Appeal from the United States District Court for the Northern District of California. D.C. No. CV 92-1661 MHP. Marilyn H. Patel, District Judge, Presiding.
Before: Alfred T. Goodwin, Harry Pregerson, and Pamela Ann Rymer, Circuit Judges. Opinion by Judge Goodwin.
Robert and Patricia DeVoll sued Burdick Painting, Inc., Robert's former employer, and the Bay Area Painters and Tapers Fund ("the Fund"), Robert's former health plan. The DeVolls' complaint set forth three claims: (1) that Burdick discharged Robert for the purpose of interfering with rights protected under the Employee Retirement Income Security Act of 1974 ("ERISA"), 29 U.S.C. § 1140; (2) that Burdick breached an enforceable promise to maintain certain medical benefits; and (3) that Burdick and the Fund failed to notify the DeVolls of their right under the Consolidated Omnibus Budget Reconciliation Act of 1985 ("COBRA"), 29 U.S.C. §§ 1161-67, to continue their medical coverage under the Fund. The district court granted summary judgment in favor of the defendants, and the DeVolls appealed. We have jurisdiction pursuant to 28 U.S.C. § 1291 and we affirm.
Robert DeVoll is a house painter by trade. Robert's wife, Patricia, suffers from lupus erythematosus and myasthenia gravis.*fn1 As of August 1990, Robert had been a member of the Bay Area Painters and Tapers Union ("the Union") for nine years, and had been employed by several different union employers during that time. One of the benefits of union membership was that Robert and his wife were provided medical coverage under the Bay Area Painters and Tapers Health Fund.
The Fund is a multiemployer health plan maintained pursuant to a series of collective bargaining agreements between employer associations in Northern California and the Union's parent organization. Under the collective bargaining agreements, signatory employers are required to pay monthly contributions into the Fund. The Fund is jointly administered by employer and union-appointed trustees, and provides medical coverage to the employees of signatory employers.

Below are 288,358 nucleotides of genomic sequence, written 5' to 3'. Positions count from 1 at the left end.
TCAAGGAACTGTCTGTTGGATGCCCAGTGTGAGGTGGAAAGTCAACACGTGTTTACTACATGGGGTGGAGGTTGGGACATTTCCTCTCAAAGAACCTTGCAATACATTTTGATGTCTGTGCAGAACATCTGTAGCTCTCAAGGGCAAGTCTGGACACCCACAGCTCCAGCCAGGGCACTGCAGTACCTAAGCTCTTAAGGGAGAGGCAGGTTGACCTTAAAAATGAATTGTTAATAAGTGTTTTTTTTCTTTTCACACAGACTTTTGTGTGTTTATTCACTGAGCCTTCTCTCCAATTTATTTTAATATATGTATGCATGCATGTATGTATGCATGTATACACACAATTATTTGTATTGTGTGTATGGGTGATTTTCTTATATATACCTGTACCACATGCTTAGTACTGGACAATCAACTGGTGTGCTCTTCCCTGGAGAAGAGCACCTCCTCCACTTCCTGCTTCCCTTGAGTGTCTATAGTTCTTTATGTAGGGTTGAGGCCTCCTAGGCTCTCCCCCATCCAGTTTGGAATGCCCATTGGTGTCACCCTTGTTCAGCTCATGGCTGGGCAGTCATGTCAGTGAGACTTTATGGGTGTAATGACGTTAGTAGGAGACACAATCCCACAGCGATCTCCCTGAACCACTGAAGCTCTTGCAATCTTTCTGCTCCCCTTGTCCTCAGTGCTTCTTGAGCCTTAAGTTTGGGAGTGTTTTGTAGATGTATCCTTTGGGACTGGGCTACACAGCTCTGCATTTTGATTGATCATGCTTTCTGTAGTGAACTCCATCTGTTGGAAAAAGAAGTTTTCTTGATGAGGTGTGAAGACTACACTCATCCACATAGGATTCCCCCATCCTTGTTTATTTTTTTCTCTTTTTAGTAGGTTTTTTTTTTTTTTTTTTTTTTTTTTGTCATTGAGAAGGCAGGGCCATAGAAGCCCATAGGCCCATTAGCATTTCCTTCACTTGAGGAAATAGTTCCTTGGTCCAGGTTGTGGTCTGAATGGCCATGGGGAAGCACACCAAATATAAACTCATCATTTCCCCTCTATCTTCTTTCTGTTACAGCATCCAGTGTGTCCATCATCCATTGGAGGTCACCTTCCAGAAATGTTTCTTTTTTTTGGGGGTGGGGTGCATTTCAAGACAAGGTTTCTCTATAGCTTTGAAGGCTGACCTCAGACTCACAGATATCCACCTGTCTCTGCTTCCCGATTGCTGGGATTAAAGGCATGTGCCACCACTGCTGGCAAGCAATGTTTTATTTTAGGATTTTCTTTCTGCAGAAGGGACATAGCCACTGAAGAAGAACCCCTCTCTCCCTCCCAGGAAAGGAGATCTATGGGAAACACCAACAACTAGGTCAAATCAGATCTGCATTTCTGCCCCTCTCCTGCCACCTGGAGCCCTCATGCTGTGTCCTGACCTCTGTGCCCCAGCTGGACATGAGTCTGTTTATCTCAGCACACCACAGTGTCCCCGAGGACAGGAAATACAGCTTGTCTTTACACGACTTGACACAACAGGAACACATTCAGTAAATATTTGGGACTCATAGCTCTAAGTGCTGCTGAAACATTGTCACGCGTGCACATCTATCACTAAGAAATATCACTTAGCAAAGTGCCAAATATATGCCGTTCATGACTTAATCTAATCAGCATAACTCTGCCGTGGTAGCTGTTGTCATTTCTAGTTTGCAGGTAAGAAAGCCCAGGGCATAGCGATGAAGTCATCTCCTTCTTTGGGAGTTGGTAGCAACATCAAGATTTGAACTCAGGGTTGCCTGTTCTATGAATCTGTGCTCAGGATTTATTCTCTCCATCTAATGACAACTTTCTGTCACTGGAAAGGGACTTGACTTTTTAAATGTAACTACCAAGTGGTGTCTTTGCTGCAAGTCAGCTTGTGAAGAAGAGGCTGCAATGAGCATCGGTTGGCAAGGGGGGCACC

In July 1990, Robert went to work for one of the signatory employers, Burdick Painting, Inc., owned and operated by George Burdick. The collective bargaining agreement to which Burdick Painting was a party expired on July 15, 1990, and the Union called a strike. The Union and the employer association signed a new collective bargaining agreement shortly thereafter, but Burdick Painting declined to be a party to this agreement.
On August 9, 1990, George Burdick called a meeting of all his employees. At the meeting, Burdick announced his intention to become a nonunion employer. In response to concerns expressed at the meeting, Burdick assured his employees that if they would continue to work for him, they would receive the same level of wages and benefits they previously received as union workers.
Whether Burdick also held an employee meeting to vote on a private health plan is in dispute. Robert DeVoll testified by deposition that he was aware of no such meeting, and that he had been individually approached at his jobsite by John Cintas. Cintas encouraged Robert to enroll in the Kaiser plan, and said nothing when Robert declined for the stated reason that he believed he was still covered under the Union plan.
Counsel for the Fund determined that an impasse in negotiations between Burdick and the Union had been reached no later than November 1, 1990, whereupon the Fund notified George Burdick that it would no longer accept contributions from Burdick Painting. Robert and Patricia DeVoll received no notice, either from Burdick Painting or the Fund, that their medical coverage under the Fund would be terminated.
In January 1991, Patricia DeVoll called the Fund to inquire about coverage prior to seeking treatment at Stanford Hospital. The Fund informed her that the DeVolls' coverage had terminated as of November 1990. Patricia then made a series of phone calls to officials at both Burdick Painting and the Fund protesting the lack of coverage. George Burdick unsuccessfully tried to convince the DeVolls to enroll in the Kaiser plan, and eventually agreed to pay Robert in cash the monthly premium of $306.23 charged by Kaiser.
On March 3, 1991, general manager John Cintas fired Robert. Cintas claimed that Robert was fired both because of a work slowdown and because Robert had performed unsatisfactory work for two different clients. On October 2, 1992, the DeVolls brought this action in ...